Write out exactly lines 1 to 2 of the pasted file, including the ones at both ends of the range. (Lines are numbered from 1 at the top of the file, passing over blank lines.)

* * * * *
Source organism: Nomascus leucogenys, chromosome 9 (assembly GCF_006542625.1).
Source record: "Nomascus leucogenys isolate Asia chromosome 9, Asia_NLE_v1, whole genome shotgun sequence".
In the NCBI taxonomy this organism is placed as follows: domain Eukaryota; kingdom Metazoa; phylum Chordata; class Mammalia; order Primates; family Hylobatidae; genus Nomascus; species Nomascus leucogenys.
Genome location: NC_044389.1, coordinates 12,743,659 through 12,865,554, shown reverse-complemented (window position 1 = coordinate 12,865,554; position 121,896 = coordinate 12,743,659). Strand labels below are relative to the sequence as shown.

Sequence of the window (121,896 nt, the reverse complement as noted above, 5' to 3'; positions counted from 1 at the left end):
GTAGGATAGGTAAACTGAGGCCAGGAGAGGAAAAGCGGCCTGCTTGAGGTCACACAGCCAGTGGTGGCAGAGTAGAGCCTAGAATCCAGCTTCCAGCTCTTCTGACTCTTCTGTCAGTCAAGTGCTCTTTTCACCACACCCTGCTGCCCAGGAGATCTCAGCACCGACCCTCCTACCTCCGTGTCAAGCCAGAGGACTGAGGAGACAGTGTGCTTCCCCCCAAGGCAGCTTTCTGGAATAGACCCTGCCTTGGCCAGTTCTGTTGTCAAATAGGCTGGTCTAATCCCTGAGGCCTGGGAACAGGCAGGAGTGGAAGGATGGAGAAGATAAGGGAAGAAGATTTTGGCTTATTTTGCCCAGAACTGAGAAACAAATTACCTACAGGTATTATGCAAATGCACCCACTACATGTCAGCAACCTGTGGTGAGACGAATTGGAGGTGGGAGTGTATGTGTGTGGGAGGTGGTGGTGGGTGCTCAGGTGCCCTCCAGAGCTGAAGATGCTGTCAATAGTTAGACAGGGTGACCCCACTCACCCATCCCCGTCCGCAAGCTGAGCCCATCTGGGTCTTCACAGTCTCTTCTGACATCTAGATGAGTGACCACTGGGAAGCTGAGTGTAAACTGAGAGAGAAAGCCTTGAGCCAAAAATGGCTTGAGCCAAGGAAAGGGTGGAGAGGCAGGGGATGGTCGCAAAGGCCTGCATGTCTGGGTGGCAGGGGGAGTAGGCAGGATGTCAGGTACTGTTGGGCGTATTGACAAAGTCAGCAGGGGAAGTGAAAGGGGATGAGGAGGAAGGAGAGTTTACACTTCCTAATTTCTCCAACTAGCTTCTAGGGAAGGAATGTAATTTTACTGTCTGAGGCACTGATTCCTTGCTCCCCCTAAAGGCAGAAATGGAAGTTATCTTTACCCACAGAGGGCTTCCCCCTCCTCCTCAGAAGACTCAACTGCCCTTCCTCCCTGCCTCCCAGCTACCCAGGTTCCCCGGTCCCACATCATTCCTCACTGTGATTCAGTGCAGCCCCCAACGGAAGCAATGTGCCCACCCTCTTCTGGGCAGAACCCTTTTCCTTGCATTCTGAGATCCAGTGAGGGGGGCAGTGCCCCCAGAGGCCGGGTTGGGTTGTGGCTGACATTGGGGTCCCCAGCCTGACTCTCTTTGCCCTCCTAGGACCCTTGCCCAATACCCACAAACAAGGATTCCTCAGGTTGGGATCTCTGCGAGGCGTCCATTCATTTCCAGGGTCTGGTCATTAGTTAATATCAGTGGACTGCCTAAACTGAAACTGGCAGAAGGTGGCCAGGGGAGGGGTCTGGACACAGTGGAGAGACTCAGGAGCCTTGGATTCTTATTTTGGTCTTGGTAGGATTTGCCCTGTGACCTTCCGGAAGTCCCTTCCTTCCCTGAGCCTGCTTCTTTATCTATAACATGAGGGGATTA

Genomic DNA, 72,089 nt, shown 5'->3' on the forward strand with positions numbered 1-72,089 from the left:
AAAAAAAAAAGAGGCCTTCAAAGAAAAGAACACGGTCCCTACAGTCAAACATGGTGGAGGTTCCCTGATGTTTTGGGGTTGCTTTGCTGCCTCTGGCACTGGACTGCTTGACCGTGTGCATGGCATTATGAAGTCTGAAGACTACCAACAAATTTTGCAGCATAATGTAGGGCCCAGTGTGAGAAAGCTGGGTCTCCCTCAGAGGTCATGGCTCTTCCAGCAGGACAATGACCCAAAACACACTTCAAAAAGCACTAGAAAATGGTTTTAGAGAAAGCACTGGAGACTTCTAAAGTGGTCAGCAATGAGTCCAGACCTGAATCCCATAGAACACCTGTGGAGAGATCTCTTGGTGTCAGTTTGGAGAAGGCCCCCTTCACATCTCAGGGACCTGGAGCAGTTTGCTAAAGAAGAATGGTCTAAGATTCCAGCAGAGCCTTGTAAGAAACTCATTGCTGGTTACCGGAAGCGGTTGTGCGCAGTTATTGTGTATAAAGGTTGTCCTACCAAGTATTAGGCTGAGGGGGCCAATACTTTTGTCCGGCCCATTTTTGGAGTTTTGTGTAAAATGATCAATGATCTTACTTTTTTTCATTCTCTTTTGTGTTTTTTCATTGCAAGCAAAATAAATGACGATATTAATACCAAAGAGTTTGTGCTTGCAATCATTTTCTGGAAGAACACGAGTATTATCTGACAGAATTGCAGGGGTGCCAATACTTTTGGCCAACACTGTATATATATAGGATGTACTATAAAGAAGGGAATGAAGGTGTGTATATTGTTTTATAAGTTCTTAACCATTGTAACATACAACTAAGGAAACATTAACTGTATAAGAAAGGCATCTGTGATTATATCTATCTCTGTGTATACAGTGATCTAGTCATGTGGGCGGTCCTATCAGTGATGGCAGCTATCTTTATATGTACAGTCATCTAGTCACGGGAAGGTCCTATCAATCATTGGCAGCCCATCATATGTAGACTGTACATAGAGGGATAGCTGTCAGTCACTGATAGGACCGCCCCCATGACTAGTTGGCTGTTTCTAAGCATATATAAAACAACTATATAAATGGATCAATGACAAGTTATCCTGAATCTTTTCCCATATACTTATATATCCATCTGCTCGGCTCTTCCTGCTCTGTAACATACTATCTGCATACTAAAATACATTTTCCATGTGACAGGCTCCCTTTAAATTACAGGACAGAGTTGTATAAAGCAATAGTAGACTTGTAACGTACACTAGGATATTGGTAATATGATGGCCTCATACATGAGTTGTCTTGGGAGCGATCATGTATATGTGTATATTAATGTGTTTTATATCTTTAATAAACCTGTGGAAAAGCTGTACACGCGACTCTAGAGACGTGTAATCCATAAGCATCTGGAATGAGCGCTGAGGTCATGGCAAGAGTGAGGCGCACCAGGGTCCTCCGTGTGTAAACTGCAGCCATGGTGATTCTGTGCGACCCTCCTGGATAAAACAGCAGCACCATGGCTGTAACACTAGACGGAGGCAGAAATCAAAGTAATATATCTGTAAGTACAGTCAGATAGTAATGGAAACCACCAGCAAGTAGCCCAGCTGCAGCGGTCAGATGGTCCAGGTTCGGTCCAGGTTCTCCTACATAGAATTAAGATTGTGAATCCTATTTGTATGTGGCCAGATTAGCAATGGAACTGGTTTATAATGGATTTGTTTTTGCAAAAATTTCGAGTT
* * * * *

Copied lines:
Source organism: Nomascus leucogenys, chromosome 9 (assembly GCF_006542625.1).
Source record: "Nomascus leucogenys isolate Asia chromosome 9, Asia_NLE_v1, whole genome shotgun sequence".